Prevent Change Fatigue by Balancing the New and Familiar

Attempting to implement too much change, too fast, leads to burnout. Instead, find the “Most Advanced Yet Acceptable” change and transition gradually

The pandemic has forced a lot of change on us, causing us to work and live differently. And while some of that change has been for the better, it’s also been exhausting.

While as leaders, we might prefer making big, bold strides towards the future, every organization has differing degrees of readiness for change, with varying internal and external realities that all impact the speed at which transformation can happen. Push too hard, too fast, and you risk burning out your team—and two-thirds of employees are already feeling burned out, and taking less time off. So how can you balance the need for change with maintaining your team’s well-being?

One approach is to adapt the MAYA Principle, a concept from the field of industrial design. First introduced by Raymond Loewy in the early 1950’s, MAYA stands for “Most Advanced Yet Acceptable.” Loewy believed that consumers are torn between two opposing forces: neophilia, a curiosity about new things; and neophobia, a fear of anything too new. As a result, people are attracted to products that are bold, but instantly comprehensible. For an inventor, the premise is that you must hold the most ambitious vision of what’s possible in your mind when designing, but present the public with a version that is only as advanced as they are willing and capable of embracing at the time of use.

The Apple iPhone is a classic example of the MAYA Principle at work: we can credit our ability to intuitively navigate a modern iPhone to the fact that Apple released the original iPod nearly 20 years ago, with just a small fraction of the tech features we know and use today. Since then, with each new release of the iPod and then iPhone, Apple trained us as consumers to adopt new ways of behaving and interacting with their technology to the point of ubiquity. Had they started by introducing the modern iPhone to the public back in 2001, it would have flopped—we simply wouldn’t have understood how to use it, nor would we have had the necessary infrastructure to make it useful (5G, high speed WiFi, cloud storage, apps, and so on).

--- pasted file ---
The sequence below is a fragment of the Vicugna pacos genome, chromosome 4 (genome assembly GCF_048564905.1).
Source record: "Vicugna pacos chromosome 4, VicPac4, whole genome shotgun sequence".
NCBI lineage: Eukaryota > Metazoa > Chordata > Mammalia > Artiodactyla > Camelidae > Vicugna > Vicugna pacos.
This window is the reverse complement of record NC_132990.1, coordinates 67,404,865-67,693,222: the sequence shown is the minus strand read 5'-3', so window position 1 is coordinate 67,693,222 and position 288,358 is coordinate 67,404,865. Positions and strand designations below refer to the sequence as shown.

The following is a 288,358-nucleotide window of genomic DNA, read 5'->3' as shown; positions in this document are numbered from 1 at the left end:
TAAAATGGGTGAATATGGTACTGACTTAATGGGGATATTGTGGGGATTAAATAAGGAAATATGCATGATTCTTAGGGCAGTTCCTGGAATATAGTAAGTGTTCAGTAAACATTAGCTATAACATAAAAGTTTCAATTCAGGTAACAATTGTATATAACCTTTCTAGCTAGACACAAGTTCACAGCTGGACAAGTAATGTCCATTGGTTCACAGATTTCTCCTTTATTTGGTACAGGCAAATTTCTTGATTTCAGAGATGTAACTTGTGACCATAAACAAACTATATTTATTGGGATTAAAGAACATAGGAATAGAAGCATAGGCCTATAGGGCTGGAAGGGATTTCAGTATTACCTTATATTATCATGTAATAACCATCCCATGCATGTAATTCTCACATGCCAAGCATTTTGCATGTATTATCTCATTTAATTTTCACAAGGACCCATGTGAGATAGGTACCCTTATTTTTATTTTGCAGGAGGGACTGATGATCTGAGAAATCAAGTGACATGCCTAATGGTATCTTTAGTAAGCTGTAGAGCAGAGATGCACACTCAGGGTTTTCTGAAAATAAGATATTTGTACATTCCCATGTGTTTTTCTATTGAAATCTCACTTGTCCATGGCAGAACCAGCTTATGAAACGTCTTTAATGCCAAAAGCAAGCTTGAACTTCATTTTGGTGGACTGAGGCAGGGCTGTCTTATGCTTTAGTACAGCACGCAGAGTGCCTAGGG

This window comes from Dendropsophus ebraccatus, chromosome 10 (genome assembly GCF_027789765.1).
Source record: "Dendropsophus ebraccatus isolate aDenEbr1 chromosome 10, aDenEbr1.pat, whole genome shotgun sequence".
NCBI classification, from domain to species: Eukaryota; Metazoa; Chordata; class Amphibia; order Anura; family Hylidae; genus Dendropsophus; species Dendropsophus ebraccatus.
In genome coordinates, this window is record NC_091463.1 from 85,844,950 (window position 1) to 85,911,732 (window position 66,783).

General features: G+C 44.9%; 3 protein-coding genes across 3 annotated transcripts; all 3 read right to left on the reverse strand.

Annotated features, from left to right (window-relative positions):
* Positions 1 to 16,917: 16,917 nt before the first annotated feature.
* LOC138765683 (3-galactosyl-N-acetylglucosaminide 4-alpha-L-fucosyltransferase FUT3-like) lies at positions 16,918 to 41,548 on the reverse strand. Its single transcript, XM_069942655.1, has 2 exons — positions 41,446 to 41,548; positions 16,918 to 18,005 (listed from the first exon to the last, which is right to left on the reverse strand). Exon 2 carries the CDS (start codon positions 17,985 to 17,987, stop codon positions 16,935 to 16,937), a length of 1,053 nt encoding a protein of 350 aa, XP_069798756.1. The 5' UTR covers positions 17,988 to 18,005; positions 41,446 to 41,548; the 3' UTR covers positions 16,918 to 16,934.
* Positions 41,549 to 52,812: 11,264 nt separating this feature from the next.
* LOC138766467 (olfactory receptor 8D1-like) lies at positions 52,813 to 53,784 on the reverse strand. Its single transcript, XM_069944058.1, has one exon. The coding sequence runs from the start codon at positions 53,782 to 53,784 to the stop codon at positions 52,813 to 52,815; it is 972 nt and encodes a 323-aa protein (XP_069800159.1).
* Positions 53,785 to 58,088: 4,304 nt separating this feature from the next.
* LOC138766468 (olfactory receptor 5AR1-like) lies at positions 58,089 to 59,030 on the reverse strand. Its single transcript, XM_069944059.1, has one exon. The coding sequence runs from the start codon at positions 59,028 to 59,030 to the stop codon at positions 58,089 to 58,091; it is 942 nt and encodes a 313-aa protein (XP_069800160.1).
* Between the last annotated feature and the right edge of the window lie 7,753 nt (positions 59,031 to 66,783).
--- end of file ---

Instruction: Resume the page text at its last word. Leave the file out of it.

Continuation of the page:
Though conceived with industrial design in mind, the MAYA Principle translates just as well to organizational design. Here, your team members are the consumer. An ambitious vision for the future of an organization needs to be something that a) your team members can grasp and relate to and b) can be achieved given the infrastructure and capabilities you currently have, or can quickly build.

Applying the MAYA Principle to organizational change tells us to:

  • Shift various functions of your organization gradually over time rather than all at once. If you change everything in one go, it’s destabilizing and you risk losing team members (and even customers) along the way.
  • Carry over familiar ways of working and behaviors, even as you introduce new offerings or opportunities. Researcher Karim Lakhani refers to this as “optimal newness”: the idea that you need people to maintain some familiarity if they are going to adopt something novel.
  • Lean into your team’s existing skills and mindsets when introducing a few major changes. Just because you’re headed in a new direction, doesn’t mean you need to abandon what your team already does best.
  • Moderate. If the change is so significant that your team needs to constantly refer to an instruction manual to understand what to do, you’ve gone too far. People should be able to get the new direction and its implications on their work quickly, with little re-training.

As a leader, you should always be a few steps ahead, dreaming up where you want to go next—but don’t expect a transformation to happen overnight. Sometimes intentional, incremental change is the best way to get from your current state to that desired future.

Published November 17, 2020

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